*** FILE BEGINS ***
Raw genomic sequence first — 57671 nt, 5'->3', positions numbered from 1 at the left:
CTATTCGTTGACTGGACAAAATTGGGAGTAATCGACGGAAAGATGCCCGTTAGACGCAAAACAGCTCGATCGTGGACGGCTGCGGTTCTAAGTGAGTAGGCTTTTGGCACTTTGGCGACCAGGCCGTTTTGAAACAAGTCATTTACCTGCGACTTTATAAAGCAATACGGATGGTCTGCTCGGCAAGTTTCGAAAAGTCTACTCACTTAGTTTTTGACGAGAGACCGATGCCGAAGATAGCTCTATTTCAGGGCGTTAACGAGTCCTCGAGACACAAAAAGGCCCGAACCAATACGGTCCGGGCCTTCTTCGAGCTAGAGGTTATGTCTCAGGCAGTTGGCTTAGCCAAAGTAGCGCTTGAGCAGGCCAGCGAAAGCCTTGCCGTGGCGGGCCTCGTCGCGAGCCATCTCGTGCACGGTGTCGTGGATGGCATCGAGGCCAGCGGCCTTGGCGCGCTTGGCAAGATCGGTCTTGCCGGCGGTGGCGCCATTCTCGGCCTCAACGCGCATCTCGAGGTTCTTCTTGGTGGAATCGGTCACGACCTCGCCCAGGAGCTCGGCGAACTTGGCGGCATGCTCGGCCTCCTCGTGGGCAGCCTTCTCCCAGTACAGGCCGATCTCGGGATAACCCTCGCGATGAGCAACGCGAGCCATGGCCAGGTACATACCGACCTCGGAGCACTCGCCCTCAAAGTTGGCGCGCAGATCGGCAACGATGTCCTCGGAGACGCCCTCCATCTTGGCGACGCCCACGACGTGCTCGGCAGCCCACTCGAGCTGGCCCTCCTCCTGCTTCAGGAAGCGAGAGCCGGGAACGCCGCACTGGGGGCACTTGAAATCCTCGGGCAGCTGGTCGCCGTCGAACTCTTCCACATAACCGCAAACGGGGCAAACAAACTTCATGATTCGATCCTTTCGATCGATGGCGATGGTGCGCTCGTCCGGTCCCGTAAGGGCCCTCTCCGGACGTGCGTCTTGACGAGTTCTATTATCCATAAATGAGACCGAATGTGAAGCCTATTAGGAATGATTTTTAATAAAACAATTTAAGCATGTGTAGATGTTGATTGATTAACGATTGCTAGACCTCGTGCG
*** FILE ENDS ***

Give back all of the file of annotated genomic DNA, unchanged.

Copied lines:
Raw genomic sequence first — 57671 nt, 5'->3', positions numbered from 1 at the left:
CTATTCGTTGACTGGACAAAATTGGGAGTAATCGACGGAAAGATGCCCGTTAGACGCAAAACAGCTCGATCGTGGACGGCTGCGGTTCTAAGTGAGTAGGCTTTTGGCACTTTGGCGACCAGGCCGTTTTGAAACAAGTCATTTACCTGCGACTTTATAAAGCAATACGGATGGTCTGCTCGGCAAGTTTCGAAAAGTCTACTCACTTAGTTTTTGACGAGAGACCGATGCCGAAGATAGCTCTATTTCAGGGCGTTAACGAGTCCTCGAGACACAAAAAGGCCCGAACCAATACGGTCCGGGCCTTCTTCGAGCTAGAGGTTATGTCTCAGGCAGTTGGCTTAGCCAAAGTAGCGCTTGAGCAGGCCAGCGAAAGCCTTGCCGTGGCGGGCCTCGTCGCGAGCCATCTCGTGCACGGTGTCGTGGATGGCATCGAGGCCAGCGGCCTTGGCGCGCTTGGCAAGATCGGTCTTGCCGGCGGTGGCGCCATTCTCGGCCTCAACGCGCATCTCGAGGTTCTTCTTGGTGGAATCGGTCACGACCTCGCCCAGGAGCTCGGCGAACTTGGCGGCATGCTCGGCCTCCTCGTGGGCAGCCTTCTCCCAGTACAGGCCGATCTCGGGATAACCCTCGCGATGAGCAACGCGAGCCATGGCCAGGTACATACCGACCTCGGAGCACTCGCCCTCAAAGTTGGCGCGCAGATCGGCAACGATGTCCTCGGAGACGCCCTCCATCTTGGCGACGCCCACGACGTGCTCGGCAGCCCACTCGAGCTGGCCCTCCTCCTGCTTCAGGAAGCGAGAGCCGGGAACGCCGCACTGGGGGCACTTGAAATCCTCGGGCAGCTGGTCGCCGTCGAACTCTTCCACATAACCGCAAACGGGGCAAACAAACTTCATGATTCGATCCTTTCGATCGATGGCGATGGTGCGCTCGTCCGGTCCCGTAAGGGCCCTCTCCGGACGTGCGTCTTGACGAGTTCTATTATCCATAAATGAGACCGAATGTGAAGCCTATTAGGAATGATTTTTAATAAAACAATTTAAGCATGTGTAGATGTTGATTGATTAACGATTGCTAGACCTCGTGCG